MAIN POSTER PRINTING TECHNIQUES
LITOGRAPHY (from the Greek, therethos,“stone” and “, gràphein“, “writing”) is a technique of mechanical reproduction of images. The procedure was invented in 1796 by the German Alois Senefelder. The principle of lithography is as follows: on the block of stone, appropriately sanded with pumice or sand, negative texts and figures are drawn with a greasy pencil. The stone is then wet. The strokes drawn, being fat do not retain water, while the others do and remain wet. You then pass the ink and press a white sheet on the stone. This operation is repeated as many times as the colors, each time using a new slab or relvigating the same. The stone slabs were replaced in the early 1900s with more manageable zinc slabs. By the 1950s, lithography tended to disappear for the production of large printouts to be replaced by offset printing, which ensured a quality consistency even to the last copies. At the magnifying glass a litographic print has a continuum of color, it looks like a painting, although sometimes you can appreciate in certain areas a regular pin due to the use of gauze to better blend colors. In contrast, offset printing has a constant, more or less large, dithering. To the touch, especially in the oldest lithographs the perception is of a greasy and velvety surface. For details see the “lithograph” on wikipedia.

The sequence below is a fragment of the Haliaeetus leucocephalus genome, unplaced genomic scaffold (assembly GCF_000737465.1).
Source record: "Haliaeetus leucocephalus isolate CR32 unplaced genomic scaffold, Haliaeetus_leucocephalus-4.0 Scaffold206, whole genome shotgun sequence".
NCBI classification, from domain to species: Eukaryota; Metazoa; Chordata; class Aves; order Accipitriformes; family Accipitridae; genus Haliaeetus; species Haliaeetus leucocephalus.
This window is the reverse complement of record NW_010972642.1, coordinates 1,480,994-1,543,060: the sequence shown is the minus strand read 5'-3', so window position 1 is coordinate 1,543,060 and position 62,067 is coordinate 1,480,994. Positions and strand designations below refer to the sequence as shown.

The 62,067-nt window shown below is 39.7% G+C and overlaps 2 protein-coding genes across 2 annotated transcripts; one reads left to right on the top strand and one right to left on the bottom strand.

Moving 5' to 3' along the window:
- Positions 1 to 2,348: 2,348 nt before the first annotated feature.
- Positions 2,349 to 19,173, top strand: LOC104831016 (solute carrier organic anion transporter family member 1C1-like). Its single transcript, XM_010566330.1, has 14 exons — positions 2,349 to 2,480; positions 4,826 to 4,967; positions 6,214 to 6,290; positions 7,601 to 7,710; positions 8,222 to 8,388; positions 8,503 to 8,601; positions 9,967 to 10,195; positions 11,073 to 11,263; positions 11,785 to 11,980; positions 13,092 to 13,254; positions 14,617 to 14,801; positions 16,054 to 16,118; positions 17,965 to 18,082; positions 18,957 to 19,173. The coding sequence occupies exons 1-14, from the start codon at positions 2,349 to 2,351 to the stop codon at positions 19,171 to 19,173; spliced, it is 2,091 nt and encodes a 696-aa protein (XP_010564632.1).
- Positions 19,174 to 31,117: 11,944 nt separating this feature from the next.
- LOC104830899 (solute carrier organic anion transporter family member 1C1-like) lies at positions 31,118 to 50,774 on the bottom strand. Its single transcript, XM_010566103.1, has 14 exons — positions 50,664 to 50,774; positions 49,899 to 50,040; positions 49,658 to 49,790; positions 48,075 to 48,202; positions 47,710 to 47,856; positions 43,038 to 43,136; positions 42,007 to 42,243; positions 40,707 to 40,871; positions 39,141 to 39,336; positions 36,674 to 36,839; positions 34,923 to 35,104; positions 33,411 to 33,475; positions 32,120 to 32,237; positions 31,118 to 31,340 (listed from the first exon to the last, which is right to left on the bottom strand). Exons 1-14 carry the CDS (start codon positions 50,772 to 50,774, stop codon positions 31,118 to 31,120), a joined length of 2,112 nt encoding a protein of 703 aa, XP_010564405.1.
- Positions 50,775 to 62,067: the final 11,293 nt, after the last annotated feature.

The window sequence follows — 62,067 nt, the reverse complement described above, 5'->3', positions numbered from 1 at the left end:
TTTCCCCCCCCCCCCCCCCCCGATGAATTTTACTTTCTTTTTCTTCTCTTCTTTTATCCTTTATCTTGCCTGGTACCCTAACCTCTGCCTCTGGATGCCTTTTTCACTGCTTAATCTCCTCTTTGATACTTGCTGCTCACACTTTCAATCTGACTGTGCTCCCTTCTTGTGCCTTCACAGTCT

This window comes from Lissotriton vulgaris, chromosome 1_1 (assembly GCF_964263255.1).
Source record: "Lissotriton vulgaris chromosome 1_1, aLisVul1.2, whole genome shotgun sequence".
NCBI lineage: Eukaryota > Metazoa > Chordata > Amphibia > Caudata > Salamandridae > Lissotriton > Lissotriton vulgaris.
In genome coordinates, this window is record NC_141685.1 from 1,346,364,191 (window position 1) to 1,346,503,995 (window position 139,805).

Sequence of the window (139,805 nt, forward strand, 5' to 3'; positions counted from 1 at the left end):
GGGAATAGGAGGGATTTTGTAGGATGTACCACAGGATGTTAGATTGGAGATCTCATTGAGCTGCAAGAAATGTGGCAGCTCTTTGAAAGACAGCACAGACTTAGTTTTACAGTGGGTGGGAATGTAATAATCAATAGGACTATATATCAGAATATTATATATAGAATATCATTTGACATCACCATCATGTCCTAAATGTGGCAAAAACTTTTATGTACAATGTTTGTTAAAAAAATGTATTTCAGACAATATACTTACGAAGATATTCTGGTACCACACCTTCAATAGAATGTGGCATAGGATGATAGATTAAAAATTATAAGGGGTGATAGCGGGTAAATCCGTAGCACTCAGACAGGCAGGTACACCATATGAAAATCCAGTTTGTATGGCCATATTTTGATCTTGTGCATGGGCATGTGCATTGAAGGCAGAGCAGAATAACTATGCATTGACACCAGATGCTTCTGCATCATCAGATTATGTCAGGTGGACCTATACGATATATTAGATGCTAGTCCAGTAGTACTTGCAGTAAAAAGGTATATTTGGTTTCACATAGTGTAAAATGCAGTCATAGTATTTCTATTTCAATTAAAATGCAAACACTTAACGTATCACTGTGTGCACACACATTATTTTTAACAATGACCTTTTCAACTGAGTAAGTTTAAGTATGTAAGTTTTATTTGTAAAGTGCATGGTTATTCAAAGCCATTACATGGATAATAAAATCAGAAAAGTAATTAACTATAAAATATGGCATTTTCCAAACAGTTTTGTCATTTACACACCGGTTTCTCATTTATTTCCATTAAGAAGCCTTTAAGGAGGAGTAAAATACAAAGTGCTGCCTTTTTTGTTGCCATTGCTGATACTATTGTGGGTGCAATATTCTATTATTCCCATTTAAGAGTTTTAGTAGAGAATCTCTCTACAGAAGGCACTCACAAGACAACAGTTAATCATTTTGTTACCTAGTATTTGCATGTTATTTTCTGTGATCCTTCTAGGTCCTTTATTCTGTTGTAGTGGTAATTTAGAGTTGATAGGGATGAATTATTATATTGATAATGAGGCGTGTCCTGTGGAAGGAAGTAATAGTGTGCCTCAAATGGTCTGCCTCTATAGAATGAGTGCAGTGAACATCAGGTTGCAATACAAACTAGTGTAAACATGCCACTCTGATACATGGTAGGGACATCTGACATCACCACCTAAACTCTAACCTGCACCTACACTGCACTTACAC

OFFSET (literally “out of set”, that is, from the base) is a planographic printing process that is based on the same phenomenon of repulsion between water and fat ink that characterizes lithography. Unlike this, however, the fat pencil marks on the stand are first transferred to a rubberized cylinder and then from this to the paper, which is mounted on a roller. The main advantage is that the rubber cylinder allows you to maintain a high quality of printing even on non-smooth media making it an ideal system to print each type of paper and you can make many more copies without any quality alterations. The offset printing of posters is the most widely used technique since the post-war period. It is easily recognizable to the magnifying glass as it has a dithering, that is, small polygons differently colored that in the whole and from a distance make the shades of color. In uncoded areas, such as large writing or color fields, polygons are not there because typefaces or large monochromatic clichés have been used for composition. For details see the “offset” on wikipedia. If you know the era of production of a certain manifest, for example the 1920s, it is virtually impossible that it was produced in offset. If you also know from the literature that it was a lithograph and the specimen you are examining is offset you can be sure that it is a reproduction.